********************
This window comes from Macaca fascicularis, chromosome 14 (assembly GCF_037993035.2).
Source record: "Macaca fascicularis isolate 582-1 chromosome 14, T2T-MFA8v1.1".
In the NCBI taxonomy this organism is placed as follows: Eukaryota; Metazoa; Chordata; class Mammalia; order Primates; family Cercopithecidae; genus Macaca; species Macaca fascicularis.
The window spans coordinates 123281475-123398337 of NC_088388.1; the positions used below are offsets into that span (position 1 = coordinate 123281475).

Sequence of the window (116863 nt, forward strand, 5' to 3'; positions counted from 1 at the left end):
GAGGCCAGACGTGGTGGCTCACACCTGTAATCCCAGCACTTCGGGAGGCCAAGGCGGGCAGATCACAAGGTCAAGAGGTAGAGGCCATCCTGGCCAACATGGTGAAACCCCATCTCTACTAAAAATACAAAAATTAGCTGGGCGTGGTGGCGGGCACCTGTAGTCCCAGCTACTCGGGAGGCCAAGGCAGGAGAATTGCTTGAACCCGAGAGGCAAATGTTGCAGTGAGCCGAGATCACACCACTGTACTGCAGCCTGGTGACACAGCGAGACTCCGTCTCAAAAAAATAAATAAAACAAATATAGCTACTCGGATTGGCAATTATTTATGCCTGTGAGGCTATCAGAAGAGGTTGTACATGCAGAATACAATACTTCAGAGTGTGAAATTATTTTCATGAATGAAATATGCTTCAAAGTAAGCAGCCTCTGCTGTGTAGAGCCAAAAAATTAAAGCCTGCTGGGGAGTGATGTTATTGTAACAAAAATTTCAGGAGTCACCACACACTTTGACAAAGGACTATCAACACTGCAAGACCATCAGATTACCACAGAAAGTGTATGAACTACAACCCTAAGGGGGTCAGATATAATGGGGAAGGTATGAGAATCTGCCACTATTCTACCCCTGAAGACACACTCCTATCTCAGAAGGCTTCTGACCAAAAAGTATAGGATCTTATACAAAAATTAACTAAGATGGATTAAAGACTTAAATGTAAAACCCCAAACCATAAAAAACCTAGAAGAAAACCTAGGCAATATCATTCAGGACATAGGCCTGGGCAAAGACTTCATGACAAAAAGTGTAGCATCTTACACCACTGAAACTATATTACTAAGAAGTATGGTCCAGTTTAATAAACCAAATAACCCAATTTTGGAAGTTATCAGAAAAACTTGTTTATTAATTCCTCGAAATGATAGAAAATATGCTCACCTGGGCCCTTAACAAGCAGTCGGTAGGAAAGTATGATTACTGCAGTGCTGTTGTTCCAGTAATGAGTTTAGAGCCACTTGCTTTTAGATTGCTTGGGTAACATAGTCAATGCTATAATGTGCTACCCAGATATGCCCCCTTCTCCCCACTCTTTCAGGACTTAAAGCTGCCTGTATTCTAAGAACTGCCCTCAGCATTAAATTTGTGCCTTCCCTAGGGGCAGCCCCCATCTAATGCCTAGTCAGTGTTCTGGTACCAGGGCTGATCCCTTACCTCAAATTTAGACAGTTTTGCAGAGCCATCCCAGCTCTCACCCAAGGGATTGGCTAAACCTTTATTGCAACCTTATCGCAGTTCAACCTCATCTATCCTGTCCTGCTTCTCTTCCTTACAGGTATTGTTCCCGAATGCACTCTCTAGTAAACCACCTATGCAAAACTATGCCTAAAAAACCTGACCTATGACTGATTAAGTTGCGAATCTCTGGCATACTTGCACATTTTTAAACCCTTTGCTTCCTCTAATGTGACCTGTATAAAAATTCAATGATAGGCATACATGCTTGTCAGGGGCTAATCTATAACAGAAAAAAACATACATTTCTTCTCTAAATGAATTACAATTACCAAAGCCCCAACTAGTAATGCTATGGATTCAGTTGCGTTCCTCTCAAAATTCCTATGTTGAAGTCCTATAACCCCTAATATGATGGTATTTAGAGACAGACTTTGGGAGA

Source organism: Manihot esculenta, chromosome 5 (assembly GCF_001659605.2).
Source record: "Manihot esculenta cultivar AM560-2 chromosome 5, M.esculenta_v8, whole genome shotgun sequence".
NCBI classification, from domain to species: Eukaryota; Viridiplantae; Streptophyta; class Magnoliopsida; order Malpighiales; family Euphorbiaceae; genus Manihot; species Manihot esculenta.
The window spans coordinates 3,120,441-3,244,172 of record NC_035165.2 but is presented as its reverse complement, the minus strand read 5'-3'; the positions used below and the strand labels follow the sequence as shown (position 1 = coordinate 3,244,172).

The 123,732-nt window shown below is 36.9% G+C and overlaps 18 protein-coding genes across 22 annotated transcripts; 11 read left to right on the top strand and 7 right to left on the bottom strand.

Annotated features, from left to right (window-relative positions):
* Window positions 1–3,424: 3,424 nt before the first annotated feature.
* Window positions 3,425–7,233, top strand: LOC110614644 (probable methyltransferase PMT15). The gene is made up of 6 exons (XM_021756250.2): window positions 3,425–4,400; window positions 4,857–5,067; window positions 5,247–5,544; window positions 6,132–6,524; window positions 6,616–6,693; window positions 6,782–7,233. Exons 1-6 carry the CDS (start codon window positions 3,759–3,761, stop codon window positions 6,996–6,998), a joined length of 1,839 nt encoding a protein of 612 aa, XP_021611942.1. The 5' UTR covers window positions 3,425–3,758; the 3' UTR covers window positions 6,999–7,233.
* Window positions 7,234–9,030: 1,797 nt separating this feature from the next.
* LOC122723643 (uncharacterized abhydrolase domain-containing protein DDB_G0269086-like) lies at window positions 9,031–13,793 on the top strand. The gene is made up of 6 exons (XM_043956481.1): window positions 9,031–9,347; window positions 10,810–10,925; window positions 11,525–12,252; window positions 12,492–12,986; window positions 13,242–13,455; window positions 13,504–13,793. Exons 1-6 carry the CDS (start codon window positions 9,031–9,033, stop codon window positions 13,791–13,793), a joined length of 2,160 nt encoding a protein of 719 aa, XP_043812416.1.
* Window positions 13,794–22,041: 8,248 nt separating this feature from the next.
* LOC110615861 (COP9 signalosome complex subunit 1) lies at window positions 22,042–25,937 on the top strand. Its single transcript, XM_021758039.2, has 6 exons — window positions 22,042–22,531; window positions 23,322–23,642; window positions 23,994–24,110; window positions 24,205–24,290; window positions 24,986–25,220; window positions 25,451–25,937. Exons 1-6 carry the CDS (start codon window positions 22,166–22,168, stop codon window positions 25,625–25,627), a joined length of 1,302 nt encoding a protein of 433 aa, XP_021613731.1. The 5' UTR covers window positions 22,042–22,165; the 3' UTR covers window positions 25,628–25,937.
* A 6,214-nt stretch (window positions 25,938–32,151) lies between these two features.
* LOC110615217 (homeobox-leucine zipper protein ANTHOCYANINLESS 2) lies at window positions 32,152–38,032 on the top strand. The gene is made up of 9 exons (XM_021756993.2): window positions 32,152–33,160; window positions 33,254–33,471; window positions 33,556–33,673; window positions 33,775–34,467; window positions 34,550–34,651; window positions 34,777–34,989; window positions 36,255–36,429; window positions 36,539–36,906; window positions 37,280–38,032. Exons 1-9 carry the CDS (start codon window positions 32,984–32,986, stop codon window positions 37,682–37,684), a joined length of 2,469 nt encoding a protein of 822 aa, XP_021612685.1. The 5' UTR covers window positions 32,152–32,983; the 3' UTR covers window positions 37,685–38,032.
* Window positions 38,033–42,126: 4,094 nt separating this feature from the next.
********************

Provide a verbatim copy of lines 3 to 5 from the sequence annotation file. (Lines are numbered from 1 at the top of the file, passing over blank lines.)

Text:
In the NCBI taxonomy this organism is placed as follows: Eukaryota; Metazoa; Chordata; class Mammalia; order Primates; family Cercopithecidae; genus Macaca; species Macaca fascicularis.
The window spans coordinates 123281475-123398337 of NC_088388.1; the positions used below are offsets into that span (position 1 = coordinate 123281475).

Sequence of the window (116863 nt, forward strand, 5' to 3'; positions counted from 1 at the left end):